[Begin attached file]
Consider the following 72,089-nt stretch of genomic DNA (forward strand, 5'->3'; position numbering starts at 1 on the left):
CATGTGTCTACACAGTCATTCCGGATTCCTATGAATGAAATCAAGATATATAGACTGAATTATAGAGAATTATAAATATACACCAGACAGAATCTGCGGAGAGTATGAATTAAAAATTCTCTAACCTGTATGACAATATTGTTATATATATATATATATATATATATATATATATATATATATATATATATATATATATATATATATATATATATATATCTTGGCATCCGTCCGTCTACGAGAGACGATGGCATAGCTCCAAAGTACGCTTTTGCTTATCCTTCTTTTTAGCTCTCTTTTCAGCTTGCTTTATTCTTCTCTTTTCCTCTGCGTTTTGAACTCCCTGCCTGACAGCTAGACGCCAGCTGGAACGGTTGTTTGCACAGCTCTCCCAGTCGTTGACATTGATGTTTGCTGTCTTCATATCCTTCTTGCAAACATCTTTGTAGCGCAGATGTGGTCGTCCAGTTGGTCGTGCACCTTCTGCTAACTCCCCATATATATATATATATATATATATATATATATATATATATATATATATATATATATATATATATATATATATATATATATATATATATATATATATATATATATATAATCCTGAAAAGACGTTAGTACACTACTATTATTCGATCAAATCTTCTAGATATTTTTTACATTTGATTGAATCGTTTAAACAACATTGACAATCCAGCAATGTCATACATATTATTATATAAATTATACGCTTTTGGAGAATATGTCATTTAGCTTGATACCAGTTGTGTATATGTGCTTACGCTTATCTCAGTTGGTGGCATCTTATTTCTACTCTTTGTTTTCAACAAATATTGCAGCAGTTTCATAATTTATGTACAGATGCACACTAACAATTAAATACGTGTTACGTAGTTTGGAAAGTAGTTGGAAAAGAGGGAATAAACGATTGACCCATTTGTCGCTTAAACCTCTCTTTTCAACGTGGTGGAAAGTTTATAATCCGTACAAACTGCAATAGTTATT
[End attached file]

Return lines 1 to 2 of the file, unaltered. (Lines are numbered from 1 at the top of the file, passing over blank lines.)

Consider the following 72,089-nt stretch of genomic DNA (forward strand, 5'->3'; position numbering starts at 1 on the left):
CATGTGTCTACACAGTCATTCCGGATTCCTATGAATGAAATCAAGATATATAGACTGAATTATAGAGAATTATAAATATACACCAGACAGAATCTGCGGAGAGTATGAATTAAAAATTCTCTAACCTGTATGACAATATTGTTATATATATATATATATATATATATATATATATATATATATATATATATATATATATATATATATATATATATATATCTTGGCATCCGTCCGTCTACGAGAGACGATGGCATAGCTCCAAAGTACGCTTTTGCTTATCCTTCTTTTTAGCTCTCTTTTCAGCTTGCTTTATTCTTCTCTTTTCCTCTGCGTTTTGAACTCCCTGCCTGACAGCTAGACGCCAGCTGGAACGGTTGTTTGCACAGCTCTCCCAGTCGTTGACATTGATGTTTGCTGTCTTCATATCCTTCTTGCAAACATCTTTGTAGCGCAGATGTGGTCGTCCAGTTGGTCGTGCACCTTCTGCTAACTCCCCATATATATATATATATATATATATATATATATATATATATATATATATATATATATATATATATATATATATATATATATATATATATATATATATATATATATATAATCCTGAAAAGACGTTAGTACACTACTATTATTCGATCAAATCTTCTAGATATTTTTTACATTTGATTGAATCGTTTAAACAACATTGACAATCCAGCAATGTCATACATATTATTATATAAATTATACGCTTTTGGAGAATATGTCATTTAGCTTGATACCAGTTGTGTATATGTGCTTACGCTTATCTCAGTTGGTGGCATCTTATTTCTACTCTTTGTTTTCAACAAATATTGCAGCAGTTTCATAATTTATGTACAGATGCACACTAACAATTAAATACGTGTTACGTAGTTTGGAAAGTAGTTGGAAAAGAGGGAATAAACGATTGACCCATTTGTCGCTTAAACCTCTCTTTTCAACGTGGTGGAAAGTTTATAATCCGTACAAACTGCAATAGTTATT